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I left my dear reader (s?) hanging on to see if the weather would change and we would make our trip to Isla Cerralvo. While we were enjoying a light drizzle at the hotel a message came in from our booking agent to say that there was a window of bright weather on its way and to come to his office to meet the team. Although less than a km from the hotel it takes a while for an email to sail across the broadband and arrive, so we were already an hour ‘late’ when we rolled up. By now it was dry so that we could join the team waiting for us only a few hundred meters from our hotel.

We performed the usual acrobatics to get into the boat – and that was with the boat on dry land! and off we went. It soon became clear that the sea was suffering the after affects of the earlier storm so that the waves had ‘kopjes’ (in Dutch) or white horses (English?). Whatever the name, the effect was the same: every few seconds the boat would almost lift out of the water and return back down with a firm thump.

As regular readers will know, my old back has suffered the effect of many such trips so that it frequently goes into spasm. One really big bang and that theory was proven right again! ‘Everything all right?’ gestured El Capitain. I grimaced in pain, which he mistook for ‘yes, great!’ and on we speeded towards the island. More acrobatics and wet feet and we were on the beach. I struggled to put one foot in front of the other, but the huge Ferocactus diguetti were beckoning and in flower, so the last one up to the large giant was a sissy. That would be me then, but at least I made it!

And soon we also spotted two Mams. Back at the hotel I Googled images for Mammillaria cerralboa and M. evermannia to find a huge range of plants masquerading under these names. The yellow spined plant had to be the one named after the island. From a distance it looked to have yellow flowers but a closer look revealed these to be leaves from a neighbouring tree (Buresera?). The other Mam. was similar to the one we saw growing along the road on the way to the airport yesterday, so may be it is not a true island endemic. I’ll assume that it is M. evermannia for now until I can get to my library in England.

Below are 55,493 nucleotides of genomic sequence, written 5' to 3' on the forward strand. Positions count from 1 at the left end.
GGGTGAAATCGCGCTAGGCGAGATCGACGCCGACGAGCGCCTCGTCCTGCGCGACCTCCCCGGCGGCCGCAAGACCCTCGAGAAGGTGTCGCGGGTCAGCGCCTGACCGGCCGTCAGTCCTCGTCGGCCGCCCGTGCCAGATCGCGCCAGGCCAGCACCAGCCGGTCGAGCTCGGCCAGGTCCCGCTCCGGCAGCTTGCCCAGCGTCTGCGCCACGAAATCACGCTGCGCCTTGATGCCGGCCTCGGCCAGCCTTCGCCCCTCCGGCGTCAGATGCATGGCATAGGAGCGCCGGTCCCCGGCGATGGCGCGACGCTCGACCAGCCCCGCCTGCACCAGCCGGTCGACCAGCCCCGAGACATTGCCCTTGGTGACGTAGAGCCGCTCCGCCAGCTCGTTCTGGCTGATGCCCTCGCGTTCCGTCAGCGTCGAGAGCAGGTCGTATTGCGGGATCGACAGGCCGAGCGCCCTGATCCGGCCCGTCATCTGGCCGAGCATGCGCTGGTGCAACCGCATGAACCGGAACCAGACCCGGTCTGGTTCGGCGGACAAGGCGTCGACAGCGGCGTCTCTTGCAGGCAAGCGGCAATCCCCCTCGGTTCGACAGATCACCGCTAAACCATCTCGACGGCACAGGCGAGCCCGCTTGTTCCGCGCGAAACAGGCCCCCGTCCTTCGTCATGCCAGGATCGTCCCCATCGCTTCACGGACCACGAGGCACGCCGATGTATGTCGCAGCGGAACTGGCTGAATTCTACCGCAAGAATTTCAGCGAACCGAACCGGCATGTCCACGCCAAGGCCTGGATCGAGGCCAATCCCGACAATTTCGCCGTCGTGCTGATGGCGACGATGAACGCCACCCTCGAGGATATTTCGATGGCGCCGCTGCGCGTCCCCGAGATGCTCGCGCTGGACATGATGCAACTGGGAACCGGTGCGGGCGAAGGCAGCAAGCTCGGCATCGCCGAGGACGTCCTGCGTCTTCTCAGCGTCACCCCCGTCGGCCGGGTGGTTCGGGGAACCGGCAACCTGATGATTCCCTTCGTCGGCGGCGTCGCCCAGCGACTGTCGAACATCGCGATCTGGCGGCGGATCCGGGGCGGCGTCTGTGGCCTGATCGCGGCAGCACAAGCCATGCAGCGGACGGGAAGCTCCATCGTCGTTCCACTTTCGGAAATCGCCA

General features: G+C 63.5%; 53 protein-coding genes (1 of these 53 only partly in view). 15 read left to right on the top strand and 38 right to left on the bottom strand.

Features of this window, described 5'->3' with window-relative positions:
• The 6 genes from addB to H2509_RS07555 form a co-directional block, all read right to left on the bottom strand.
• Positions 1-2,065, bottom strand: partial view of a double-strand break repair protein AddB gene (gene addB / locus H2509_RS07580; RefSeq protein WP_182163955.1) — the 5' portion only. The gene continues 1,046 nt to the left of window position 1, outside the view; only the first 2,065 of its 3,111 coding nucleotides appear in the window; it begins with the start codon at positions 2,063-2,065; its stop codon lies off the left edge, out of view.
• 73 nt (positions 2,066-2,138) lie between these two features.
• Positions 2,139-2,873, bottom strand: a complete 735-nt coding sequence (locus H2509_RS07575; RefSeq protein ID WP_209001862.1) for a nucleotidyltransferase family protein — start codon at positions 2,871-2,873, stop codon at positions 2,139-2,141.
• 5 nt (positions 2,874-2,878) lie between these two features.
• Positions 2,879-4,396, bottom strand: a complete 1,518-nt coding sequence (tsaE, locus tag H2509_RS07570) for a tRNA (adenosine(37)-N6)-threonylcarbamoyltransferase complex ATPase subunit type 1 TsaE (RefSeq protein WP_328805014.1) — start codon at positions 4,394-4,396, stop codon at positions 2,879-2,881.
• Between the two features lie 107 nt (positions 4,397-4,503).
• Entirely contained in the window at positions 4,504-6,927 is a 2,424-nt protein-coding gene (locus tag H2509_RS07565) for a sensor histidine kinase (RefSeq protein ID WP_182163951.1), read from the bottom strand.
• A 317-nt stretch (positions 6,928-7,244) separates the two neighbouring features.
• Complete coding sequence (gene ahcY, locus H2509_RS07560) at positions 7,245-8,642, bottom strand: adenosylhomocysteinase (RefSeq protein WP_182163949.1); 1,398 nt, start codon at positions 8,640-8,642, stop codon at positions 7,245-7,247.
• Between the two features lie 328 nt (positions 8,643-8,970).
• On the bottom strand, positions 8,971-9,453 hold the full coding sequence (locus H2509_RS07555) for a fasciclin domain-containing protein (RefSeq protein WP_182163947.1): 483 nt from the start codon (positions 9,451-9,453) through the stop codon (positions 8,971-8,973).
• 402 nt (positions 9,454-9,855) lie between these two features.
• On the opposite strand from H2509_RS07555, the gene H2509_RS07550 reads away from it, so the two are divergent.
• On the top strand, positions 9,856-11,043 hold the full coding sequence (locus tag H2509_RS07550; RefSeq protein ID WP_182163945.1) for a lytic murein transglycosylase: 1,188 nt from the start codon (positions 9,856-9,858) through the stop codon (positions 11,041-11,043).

We walked inland along an arroyo that was nicely washed clean by yesterday’s rain. The excitement of being in this special place spurred me on despite the stabbing pain in my back and I came back with 230 images to add to the ever growing portfolio. Enrico saw us approaching the beach and directed his panga to meet us. More acrobatics to get on board, at least one of Angie’s pain killers was beginning to kick in. Do you want another stop? asked Enrico. Yes please! came my answer although the brain meant to say ‘Get me home to a comfortable chair and a bucket full of margaritas.’

The second stop had more of the same, but the highlight was probably provided by Jonathan as his face mirrored the concentration of an Olympic high jumper as he did his short run up and launched himself into the boat, made a neat roll to stop himself and knocking his head in the process. Angie has images.

Back in the hotel we downloaded our images and changed into dry clothes, making use of the spare time to add a collection of underpants and T shirts to the washing process, so that our balcony looks very festive.

What a relief and despite the aches and pains I’m very glad that we made the end goal for this trip and have a nice set of pics to remind us.

Ferocactus diguetii in flower on Isla Cerralboa

Ferocactus diguetii in flower on Isla Cerralboa


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